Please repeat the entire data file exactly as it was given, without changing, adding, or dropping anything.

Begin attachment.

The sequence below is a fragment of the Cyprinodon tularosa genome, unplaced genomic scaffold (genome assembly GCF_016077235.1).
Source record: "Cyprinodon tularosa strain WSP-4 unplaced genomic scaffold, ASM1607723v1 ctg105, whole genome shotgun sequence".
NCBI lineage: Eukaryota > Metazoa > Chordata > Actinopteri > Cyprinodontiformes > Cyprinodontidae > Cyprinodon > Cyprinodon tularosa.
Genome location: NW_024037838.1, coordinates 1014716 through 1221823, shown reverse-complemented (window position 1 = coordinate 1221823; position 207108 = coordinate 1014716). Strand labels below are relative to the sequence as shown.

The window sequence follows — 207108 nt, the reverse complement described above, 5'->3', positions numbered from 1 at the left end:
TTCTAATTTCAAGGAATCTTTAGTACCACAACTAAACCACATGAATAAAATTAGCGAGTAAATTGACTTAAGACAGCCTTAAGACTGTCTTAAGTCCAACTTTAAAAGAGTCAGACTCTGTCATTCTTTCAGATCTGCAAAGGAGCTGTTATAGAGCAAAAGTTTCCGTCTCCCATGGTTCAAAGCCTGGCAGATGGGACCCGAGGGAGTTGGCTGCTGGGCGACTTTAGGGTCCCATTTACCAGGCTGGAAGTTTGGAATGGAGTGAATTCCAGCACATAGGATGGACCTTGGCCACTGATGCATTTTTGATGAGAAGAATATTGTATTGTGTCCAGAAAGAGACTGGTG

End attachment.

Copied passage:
The sequence below is a fragment of the Cyprinodon tularosa genome, unplaced genomic scaffold (genome assembly GCF_016077235.1).
Source record: "Cyprinodon tularosa strain WSP-4 unplaced genomic scaffold, ASM1607723v1 ctg105, whole genome shotgun sequence".
NCBI lineage: Eukaryota > Metazoa > Chordata > Actinopteri > Cyprinodontiformes > Cyprinodontidae > Cyprinodon > Cyprinodon tularosa.
Genome location: NW_024037838.1, coordinates 1014716 through 1221823, shown reverse-complemented (window position 1 = coordinate 1221823; position 207108 = coordinate 1014716). Strand labels below are relative to the sequence as shown.

The window sequence follows — 207108 nt, the reverse complement described above, 5'->3', positions numbered from 1 at the left end:
TTCTAATTTCAAGGAATCTTTAGTACCACAACTAAACCACATGAATAAAATTAGCGAGTAAATTGACTTAAGACAGCCTTAAGACTGTCTTAAGTCCAACTTTAAAAGAGTCAGACTCTGTCATTCTTTCAGATCTGCAAAGGAGCTGTTATAGAGCAAAAGTTTCCGTCTCCCATGGTTCAAAGCCTGGCAGATGGGACCCGAGGGAGTTGGCTGCTGGGCGACTTTAGGGTCCCATTTACCAGGCTGGAAGTTTGGAATGGAGTGAATTCCAGCACATAGGATGGACCTTGGCCACTGATGCATTTTTGATGAGAAGAATATTGTATTGTGTCCAGAAAGAGACTGGTG